Tennis Industry magazine


Right Frame, Right Game

For your customers, the latest offerings cover all the bases.

By James Martin

Racquet manufacturers are keying on all the things that your customers are looking for: more power, more comfort, more maneuverability and more forgiving frames. Here are some of the latest racquets that you should know about.

Head Protector

Tennis elbow is the bane of many players. In fact, some studies have concluded that 60 percent of the recreational tennis population suffers from the debilitating tendonitis. Head feels their pain, and hopes to make it better with the Protector, a new racquet designed specifically for those with tennis elbow.

Fischer Pro Tour FT
Fischer Pro Tour FT

The theory behind the racquet is simple: Shock transmitted to the arm exacerbates tennis elbow. The way the racquet eliminates the bad vibes is complex. When you hit the ball with the Protector, piezoelectric fibers in the throat produce an electrical output that’s transmitted to a microchip embedded in the handle. The chip analyzes the electrical impulse and sends back a countervailing vibration to cancel out the shock before it reaches the arm. This process, called EDS, or Electronic Dampening System, produces a rather “dead” sensation on impact and is supposed to reduce stress on the arm.

The Protector will cost $300 and is available in two head sizes. The mid-plus is 102 square inches, 27.3 inches long, and 10 ounces. It’ll appeal to intermediates with medium to longer, slower swings. At 115 square inches and 27.75 inches, the oversize has more power. Sell it to players with short strokes.

800-289-7366 —

Fischer Pro Tour FT

What’s the hottest trend in racquets? It may be the lighter advanced sticks that most companies have been producing of late. These 10.5-to-11-ounce frames are easier to swing than traditional 11-to-12-ounce advanced-player racquets; they’ve been particularly popular with strong junior players (think the kid on the varsity team). Fischer’s entry into this growing market is the Pro Tour FT. It’s an extremely maneuverable frame, thanks to the relatively light weight and head-light balance. Endorsed by Karolina Sprem of Croatia, who upset Venus Williams at Wimbledon this year, the $180 Pro Tour features Frequency Tuning (metal powder placed at precise locations on the frame to optimize its weight and “tune” the vibration frequencies) and a vibration dampening technology in the handle.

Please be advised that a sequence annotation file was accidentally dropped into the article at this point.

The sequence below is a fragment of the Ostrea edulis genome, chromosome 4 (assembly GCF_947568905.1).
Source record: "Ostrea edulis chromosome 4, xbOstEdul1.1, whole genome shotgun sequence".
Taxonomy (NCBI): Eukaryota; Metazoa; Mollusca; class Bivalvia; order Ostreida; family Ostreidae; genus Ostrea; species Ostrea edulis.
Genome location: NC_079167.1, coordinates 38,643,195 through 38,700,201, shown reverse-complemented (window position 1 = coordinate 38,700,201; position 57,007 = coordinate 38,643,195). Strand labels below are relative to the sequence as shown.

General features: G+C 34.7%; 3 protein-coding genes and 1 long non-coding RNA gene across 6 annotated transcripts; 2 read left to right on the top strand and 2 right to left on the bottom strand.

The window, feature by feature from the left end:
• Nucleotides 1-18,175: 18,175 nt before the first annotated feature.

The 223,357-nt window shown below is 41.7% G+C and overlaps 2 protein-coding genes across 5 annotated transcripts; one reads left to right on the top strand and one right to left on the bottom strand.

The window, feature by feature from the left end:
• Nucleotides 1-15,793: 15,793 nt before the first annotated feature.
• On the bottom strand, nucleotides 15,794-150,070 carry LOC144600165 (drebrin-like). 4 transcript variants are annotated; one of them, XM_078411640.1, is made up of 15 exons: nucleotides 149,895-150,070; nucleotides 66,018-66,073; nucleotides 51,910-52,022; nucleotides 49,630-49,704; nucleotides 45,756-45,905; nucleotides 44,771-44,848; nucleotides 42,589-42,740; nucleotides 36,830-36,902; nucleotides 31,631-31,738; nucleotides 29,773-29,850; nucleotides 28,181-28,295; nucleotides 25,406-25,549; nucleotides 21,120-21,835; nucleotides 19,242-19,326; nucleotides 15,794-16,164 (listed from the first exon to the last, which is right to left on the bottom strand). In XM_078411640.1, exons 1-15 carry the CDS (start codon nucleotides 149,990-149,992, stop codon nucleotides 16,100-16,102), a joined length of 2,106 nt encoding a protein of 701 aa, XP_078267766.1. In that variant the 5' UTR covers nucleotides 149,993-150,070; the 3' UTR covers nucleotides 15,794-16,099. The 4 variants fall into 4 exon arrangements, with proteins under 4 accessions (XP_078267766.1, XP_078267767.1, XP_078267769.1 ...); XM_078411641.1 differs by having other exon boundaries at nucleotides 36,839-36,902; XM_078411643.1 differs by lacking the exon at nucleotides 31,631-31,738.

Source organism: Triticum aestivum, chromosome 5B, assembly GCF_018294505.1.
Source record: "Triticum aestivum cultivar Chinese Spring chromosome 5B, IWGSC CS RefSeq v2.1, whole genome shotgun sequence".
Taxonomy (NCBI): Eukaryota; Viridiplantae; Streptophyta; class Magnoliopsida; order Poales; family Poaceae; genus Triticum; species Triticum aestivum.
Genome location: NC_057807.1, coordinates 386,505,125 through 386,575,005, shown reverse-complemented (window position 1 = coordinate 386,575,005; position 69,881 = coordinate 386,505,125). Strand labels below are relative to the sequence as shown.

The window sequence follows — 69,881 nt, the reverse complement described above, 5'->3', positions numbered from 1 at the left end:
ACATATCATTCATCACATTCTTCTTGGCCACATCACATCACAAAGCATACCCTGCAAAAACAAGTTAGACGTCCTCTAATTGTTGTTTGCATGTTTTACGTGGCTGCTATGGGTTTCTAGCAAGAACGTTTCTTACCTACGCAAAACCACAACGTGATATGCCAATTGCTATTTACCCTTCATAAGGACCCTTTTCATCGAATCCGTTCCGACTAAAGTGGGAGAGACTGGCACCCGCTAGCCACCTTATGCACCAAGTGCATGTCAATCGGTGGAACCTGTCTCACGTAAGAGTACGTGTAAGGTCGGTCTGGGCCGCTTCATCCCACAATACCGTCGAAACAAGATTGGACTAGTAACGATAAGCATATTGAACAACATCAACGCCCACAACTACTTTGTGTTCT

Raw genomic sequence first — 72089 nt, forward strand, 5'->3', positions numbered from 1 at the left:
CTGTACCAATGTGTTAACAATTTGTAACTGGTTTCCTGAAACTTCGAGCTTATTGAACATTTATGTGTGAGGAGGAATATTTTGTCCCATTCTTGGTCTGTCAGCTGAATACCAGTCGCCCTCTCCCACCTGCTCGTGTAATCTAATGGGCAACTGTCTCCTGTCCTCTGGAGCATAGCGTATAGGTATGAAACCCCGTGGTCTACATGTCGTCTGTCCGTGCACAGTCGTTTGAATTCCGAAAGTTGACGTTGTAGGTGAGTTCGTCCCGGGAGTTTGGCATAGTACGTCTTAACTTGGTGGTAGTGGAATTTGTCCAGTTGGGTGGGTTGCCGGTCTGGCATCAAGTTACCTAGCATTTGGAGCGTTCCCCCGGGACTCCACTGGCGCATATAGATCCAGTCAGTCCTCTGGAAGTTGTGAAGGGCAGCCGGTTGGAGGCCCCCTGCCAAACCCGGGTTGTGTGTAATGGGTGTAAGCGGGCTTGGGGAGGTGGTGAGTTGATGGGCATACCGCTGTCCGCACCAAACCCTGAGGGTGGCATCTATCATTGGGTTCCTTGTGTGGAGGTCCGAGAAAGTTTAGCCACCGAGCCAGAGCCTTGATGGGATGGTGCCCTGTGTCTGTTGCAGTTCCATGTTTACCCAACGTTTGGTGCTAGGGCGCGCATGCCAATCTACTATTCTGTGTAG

412-323-0335 —

Wilson n6 and n3

By now you’ve probably heard that Wilson uses a nanotechnology process to make its new nCode racquets, but you still probably have little idea what the heck it means or how it works. Here’s the Cliff’s Notes version: Wilson fills the microscopic spaces between the racquet’s woven graphite fibers with silicone oxide crystals to increase the frame’s stiffness, strength, and stability, as well as to ensure that the racquet plays better, longer.

The n6 is a lightweight racquet that’s ideal for fast-swinging club players who prefer a head-heavy balance. It’s available in 95- and 110-square-inch head sizes, and at $179 it’s the lowest priced nCode on the market.

Although it’s significantly more expensive, the $259 n3 gives you more bang for your buck — literally. This is a powerful racquet, with a large 115-square-inch head, widebody design, and nZone, large oval channels in the head at the 3 and 9 o’clock positions that allow the grommets, and thus the strings, to move more on impact for a trampoline-like effect. The n3 also has the three-piece Triad design (the head and handle are separated by a vibration-eating yoke) for comfort. The n3 should be popular among mid-level club players who want to add pop to their short strokes.

773-714-6400 —

Völkl Catapult 2 (Generation 2)

The name of Völkl’s latest racquet says it all. This is an update of the Catapult 2. What’s new? Völkl has added a new spring at the top of the head (complementing the ones at the 3 and 9 o’clock positions) to expand the sweetspot and make an already comfortable racquet feel even more forgiving. The frame is also a little stiffer, for extra pop, and will sell for $250 versus the original’s $270 price tag. What hasn’t changed? Same 115-square-inch head, 27.75-inch length, and 9-ounce weight.

800-264-4579 —

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About the Author

James Martin is the editor-in-chief of Tennis magazine and He is the former editor of Tennis Industry magazine. You can reach him at



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